Kabat-Zinn continued: Is there some understanding beyond our thought of "myself?" Are we what we think we are or something larger? It is said that Compassion and Wisdom are like two wings of a bird. Is there some deepening of wisdom possible and how would it or could it hold compassion?

His Holiness' response was rich and complex. Pieces of what he said are as follows: All suffering comes from ignorance-lack of realization of the nature of reality.  In reality, we can't find Self as an independent separate entity. The basis of fear is ignorance. Fear is related to attachment.  Attachment and Desire are two separate things. Everyone has the desire for a happy, joyful life. That desire is right. Think about each person that way.

Grasping is sometimes considered negative, but it is based on ignorance.  In Buddhist texts, if someone engages in a virtuous act based on independent Self, it may seem virtuous, but it may not be so. (From the received wisdom from his own tradition), he said that it is said that if one has faith towards God, one sees that the separate Self is no longer important. It is illusion. Action taken from a more selfless place is different. You need tremendous will and self-confidence...not sedate...strong center...based on wisdom, based on compassion.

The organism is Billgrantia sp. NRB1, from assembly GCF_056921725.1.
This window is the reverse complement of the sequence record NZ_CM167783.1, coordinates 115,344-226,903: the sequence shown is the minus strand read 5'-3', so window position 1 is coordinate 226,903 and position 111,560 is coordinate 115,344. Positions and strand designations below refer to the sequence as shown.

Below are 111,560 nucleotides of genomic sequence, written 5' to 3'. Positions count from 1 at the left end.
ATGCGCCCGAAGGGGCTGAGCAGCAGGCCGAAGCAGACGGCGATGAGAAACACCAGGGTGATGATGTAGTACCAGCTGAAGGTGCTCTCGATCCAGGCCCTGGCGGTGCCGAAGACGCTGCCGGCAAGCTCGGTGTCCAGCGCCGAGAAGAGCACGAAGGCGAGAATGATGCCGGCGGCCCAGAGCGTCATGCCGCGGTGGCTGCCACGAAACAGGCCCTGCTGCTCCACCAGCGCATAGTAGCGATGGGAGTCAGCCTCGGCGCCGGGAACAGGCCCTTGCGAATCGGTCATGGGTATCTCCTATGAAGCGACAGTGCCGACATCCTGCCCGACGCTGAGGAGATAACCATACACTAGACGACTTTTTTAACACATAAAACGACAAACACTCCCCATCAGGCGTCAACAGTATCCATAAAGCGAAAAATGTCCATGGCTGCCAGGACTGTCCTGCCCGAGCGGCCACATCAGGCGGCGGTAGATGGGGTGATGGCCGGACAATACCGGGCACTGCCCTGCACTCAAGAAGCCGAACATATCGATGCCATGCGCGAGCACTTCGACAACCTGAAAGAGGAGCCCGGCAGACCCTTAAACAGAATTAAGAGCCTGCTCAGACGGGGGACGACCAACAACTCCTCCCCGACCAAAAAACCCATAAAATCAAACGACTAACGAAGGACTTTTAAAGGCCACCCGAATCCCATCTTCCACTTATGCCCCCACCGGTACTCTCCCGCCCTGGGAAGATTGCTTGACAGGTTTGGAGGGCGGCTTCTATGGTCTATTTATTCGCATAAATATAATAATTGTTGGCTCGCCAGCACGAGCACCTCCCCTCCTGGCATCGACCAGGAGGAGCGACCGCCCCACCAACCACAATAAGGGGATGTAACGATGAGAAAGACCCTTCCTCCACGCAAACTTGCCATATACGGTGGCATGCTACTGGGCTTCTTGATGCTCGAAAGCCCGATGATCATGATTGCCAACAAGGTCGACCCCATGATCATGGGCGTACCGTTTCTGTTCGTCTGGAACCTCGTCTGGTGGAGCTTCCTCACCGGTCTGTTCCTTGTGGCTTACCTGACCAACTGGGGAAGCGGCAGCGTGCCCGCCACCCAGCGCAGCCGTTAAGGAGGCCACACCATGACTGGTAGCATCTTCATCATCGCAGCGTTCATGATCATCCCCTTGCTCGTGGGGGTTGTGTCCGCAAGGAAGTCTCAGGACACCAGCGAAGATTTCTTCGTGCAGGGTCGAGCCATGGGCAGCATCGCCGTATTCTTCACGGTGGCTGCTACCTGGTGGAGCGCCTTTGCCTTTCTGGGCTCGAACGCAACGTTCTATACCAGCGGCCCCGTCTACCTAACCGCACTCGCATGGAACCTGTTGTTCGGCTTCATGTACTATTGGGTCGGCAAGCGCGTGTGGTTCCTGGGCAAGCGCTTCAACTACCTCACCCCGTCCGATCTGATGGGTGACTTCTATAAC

The Basic Question is: How to build this Healthy State.  To reduce suffering must reduce intensity of attachment. To reduce intensity of attachment and self-grasping, meditate on impermanence. This will help you develop compassion. You need compassion for yourself first.  Before concern for others, concern for self. If hate self, can't have genuine concern for others. You develop self-hate because deep inside you want perfect! Judgment leads to self-hatred. The human mind works very fast. Underlying is the ideal of self, the sense that one has failed. In forgetfulness, we are self-critical. Look deeper. There is a yearning for something good for oneself. For more precise understanding, need to discuss and find contradictions. For healthy growth, many factors are needed in our mind and also in our body. This is a practice. It takes training.